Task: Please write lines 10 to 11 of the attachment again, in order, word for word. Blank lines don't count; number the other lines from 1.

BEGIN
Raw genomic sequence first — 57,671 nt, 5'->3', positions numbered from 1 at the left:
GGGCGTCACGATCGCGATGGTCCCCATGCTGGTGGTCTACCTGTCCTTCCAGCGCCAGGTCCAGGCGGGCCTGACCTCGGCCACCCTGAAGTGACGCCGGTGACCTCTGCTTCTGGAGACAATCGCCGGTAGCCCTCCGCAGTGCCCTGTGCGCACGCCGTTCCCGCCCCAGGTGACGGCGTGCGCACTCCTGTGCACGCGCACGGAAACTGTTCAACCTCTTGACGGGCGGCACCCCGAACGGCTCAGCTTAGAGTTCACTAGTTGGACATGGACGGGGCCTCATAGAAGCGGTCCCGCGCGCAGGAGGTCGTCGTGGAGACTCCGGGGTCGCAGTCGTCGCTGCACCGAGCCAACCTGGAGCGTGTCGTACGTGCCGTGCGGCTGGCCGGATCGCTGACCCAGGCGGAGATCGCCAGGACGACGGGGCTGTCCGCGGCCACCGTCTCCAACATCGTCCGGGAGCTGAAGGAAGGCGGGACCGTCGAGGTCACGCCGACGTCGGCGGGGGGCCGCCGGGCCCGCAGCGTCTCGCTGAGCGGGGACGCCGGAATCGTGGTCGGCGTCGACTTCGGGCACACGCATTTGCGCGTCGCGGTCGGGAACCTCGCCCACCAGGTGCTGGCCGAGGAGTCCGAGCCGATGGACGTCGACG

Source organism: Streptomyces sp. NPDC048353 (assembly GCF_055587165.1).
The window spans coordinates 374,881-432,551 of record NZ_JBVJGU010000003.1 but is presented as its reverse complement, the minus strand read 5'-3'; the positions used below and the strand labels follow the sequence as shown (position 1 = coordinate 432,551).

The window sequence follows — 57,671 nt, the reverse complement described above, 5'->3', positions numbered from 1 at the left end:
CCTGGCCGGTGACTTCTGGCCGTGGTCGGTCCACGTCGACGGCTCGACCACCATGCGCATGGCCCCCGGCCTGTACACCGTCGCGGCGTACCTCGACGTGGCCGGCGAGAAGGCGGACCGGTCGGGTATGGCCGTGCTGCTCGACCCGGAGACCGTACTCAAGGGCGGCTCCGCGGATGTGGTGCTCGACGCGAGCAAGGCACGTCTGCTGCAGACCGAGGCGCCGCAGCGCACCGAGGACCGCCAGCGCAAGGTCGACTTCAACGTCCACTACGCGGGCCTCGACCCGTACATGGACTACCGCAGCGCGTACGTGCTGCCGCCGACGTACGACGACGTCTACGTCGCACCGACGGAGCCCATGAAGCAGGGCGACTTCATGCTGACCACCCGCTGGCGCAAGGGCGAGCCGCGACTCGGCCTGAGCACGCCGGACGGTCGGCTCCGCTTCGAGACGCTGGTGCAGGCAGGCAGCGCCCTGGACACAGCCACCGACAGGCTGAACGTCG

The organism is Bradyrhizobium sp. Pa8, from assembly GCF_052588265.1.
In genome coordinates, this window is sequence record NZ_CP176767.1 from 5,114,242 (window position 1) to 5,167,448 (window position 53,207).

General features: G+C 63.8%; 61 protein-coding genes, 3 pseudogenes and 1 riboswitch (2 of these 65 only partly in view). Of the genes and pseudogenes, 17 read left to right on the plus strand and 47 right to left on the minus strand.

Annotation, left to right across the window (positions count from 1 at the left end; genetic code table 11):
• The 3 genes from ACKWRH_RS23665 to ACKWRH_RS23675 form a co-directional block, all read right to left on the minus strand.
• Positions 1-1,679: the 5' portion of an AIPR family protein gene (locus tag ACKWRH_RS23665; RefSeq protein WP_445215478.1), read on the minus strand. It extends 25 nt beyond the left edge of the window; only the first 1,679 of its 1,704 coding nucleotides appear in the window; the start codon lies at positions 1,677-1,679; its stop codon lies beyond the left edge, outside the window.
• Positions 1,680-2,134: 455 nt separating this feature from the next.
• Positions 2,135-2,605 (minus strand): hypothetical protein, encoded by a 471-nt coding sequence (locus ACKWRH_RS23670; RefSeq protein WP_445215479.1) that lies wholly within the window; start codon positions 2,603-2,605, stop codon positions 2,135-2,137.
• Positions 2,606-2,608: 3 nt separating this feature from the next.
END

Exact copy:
Annotation, left to right across the window (positions count from 1 at the left end; genetic code table 11):
• The 3 genes from ACKWRH_RS23665 to ACKWRH_RS23675 form a co-directional block, all read right to left on the minus strand.